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Notice of enforcement - bailiffs
A notice of enforcement marks the start of the bailiff process. A bailiff can't visit your home or business premises until they've sent you a notice of enforcement. The notice explains why they are coming and tells you what you can do to stop the bailiff action.
This page shows you what an enforcement notice looks like and how you can check it is correct.
If you’re dealing with bailiff action that began before 6 April 2014, different rules may apply. You should get advice from your local Citizens Advice Bureau.
If you receive a notice of enforcement, you still have time to stop the bailiff action. The notice will tell you how you can do this by paying what you owe, although you may have other options for stopping the bailiffs.
If you don't stop bailiff action, the next thing you can expect will be a visit by the bailiffs.
Checking a notice of enforcement
The notice of enforcement must:
- contain all the information and the wording shown in the example below
- give you at least seven days' notice before bailiff action starts, not including the day the notice is issued, the day of the visit, Sundays, bank holidays, Good Friday or Christmas Day, unless the bailiff has a court order allowing them to give you less notice. For example, if the notice of enforcement is issued on a Tuesday, the earliest the bailiff can visit is the Thursday of the following week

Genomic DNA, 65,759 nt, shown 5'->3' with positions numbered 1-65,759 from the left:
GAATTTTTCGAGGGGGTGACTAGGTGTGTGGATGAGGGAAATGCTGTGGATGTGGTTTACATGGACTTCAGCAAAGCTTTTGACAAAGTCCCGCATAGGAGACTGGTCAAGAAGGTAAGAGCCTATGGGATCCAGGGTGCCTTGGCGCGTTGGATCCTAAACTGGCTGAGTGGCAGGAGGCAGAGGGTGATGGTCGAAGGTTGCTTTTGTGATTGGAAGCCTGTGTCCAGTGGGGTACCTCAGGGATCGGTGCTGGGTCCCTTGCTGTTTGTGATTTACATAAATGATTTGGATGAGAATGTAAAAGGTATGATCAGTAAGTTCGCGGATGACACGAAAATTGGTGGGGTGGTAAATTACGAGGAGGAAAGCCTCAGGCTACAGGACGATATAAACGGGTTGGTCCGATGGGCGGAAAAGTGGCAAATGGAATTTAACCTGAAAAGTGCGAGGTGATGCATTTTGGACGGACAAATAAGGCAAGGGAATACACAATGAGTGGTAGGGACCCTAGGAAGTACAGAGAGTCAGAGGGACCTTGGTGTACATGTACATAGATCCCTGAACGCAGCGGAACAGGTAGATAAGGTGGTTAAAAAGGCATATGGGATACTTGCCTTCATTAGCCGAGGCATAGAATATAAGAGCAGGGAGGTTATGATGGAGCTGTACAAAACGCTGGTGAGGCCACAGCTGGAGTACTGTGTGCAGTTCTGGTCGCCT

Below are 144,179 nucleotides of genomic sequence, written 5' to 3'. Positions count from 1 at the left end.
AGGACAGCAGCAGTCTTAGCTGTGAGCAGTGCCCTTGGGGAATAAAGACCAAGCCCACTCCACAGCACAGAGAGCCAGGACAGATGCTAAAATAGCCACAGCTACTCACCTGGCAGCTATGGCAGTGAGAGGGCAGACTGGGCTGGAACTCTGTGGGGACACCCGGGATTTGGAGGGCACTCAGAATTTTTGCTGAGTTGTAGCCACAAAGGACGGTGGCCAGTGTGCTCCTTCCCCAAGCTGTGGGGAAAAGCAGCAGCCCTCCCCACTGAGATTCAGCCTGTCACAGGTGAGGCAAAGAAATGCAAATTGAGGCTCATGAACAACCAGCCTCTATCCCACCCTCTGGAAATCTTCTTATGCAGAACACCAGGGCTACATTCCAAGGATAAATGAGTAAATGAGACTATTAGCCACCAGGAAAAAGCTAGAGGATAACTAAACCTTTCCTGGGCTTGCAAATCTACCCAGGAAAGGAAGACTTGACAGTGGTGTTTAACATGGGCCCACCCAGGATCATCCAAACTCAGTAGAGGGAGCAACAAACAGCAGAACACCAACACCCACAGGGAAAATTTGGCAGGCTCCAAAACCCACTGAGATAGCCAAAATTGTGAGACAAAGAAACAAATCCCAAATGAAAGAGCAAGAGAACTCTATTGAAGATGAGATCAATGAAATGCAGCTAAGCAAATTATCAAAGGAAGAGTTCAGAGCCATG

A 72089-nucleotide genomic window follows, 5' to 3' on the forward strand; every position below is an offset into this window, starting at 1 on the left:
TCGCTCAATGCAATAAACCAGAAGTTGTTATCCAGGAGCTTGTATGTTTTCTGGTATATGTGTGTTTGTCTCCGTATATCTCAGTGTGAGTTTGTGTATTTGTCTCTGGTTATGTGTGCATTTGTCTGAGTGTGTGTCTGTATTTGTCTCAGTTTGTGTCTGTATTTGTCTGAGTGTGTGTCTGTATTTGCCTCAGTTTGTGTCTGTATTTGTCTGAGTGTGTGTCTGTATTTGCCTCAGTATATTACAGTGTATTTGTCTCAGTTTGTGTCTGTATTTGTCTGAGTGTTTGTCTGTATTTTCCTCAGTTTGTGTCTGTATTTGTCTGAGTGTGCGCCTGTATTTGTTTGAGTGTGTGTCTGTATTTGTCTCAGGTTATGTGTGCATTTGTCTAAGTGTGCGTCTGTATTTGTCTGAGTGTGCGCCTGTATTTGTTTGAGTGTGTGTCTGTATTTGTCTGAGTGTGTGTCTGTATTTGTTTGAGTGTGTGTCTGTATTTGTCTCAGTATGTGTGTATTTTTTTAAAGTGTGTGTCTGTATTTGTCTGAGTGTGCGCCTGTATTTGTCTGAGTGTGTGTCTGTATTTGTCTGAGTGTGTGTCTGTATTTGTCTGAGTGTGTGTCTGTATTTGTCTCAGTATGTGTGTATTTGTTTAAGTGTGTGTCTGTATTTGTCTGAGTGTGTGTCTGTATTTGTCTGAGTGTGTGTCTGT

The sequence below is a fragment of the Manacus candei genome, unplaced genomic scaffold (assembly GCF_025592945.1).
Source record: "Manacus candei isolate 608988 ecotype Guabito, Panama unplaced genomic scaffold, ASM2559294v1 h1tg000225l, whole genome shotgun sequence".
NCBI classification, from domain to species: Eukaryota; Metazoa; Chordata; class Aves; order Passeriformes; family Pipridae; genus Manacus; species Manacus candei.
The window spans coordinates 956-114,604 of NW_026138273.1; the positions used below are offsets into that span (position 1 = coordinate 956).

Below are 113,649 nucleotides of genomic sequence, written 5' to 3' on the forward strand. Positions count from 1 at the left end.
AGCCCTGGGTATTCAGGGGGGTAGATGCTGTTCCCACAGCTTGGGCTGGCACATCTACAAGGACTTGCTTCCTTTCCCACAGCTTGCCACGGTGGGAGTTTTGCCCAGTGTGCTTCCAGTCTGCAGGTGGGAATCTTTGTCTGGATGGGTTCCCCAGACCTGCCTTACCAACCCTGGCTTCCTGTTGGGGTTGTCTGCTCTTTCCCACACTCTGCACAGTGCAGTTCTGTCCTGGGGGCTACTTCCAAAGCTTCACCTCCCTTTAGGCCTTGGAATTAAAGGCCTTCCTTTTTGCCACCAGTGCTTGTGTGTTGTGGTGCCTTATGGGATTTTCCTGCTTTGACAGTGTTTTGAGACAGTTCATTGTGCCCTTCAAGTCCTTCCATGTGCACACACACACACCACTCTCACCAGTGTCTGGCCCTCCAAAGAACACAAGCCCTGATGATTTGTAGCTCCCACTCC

- be sent to you in writing by post or hand delivery to your home or business, by fax or email, by fixing the notice prominently to your premises if you don't have a letterbox, or by being given to you in person.
If the notice of enforcement doesn't keep to these rules, you can complain to the bailiff firm and ask them to put their action on hold while they issue a new notice.
The notice of enforcement should look like this: